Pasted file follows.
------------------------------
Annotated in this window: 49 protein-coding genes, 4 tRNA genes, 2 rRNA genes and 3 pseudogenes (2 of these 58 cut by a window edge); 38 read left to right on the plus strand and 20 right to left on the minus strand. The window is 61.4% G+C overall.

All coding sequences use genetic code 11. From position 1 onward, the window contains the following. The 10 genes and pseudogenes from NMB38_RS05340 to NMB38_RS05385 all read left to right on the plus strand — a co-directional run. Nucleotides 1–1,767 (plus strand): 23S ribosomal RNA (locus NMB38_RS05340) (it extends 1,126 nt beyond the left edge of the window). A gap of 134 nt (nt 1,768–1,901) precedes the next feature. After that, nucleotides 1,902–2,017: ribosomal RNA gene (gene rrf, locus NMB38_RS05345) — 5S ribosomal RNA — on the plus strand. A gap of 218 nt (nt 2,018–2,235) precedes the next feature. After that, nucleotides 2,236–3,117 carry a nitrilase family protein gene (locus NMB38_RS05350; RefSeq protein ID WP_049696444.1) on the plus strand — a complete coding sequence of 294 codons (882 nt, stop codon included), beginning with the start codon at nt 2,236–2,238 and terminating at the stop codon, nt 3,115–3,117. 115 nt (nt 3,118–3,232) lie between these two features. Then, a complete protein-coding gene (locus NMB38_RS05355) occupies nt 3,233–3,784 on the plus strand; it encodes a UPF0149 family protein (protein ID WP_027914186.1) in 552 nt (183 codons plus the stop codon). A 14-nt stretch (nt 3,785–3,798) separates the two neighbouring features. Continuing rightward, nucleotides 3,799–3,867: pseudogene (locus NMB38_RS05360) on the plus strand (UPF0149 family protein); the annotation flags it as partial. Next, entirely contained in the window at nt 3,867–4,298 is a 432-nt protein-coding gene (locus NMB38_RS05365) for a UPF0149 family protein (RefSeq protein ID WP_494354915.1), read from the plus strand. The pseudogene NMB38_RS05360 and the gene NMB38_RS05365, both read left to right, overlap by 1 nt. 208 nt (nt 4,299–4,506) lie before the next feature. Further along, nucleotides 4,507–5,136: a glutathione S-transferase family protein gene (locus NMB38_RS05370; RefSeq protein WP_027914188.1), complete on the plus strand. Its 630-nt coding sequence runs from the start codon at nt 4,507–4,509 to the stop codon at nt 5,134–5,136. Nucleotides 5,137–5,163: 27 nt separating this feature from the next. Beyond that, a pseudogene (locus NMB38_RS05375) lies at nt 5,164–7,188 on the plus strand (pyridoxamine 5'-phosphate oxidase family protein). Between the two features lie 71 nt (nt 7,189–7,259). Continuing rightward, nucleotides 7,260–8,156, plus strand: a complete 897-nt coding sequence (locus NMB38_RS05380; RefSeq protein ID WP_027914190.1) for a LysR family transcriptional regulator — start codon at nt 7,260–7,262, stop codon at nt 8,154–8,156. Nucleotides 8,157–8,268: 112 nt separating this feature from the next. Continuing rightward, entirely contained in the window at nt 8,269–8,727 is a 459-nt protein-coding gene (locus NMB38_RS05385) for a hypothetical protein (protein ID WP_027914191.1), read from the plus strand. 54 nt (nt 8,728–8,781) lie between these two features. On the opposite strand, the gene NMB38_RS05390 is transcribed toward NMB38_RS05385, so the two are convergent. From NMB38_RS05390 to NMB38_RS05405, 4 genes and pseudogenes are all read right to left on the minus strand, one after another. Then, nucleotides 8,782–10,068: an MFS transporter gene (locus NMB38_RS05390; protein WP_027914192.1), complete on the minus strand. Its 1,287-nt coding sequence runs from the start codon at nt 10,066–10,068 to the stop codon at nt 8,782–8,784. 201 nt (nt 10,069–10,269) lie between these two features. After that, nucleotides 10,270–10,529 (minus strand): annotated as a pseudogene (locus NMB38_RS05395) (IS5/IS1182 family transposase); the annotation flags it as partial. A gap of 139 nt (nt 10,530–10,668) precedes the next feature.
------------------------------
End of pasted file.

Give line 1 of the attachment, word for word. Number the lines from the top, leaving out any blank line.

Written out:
Annotated in this window: 49 protein-coding genes, 4 tRNA genes, 2 rRNA genes and 3 pseudogenes (2 of these 58 cut by a window edge); 38 read left to right on the plus strand and 20 right to left on the minus strand. The window is 61.4% G+C overall.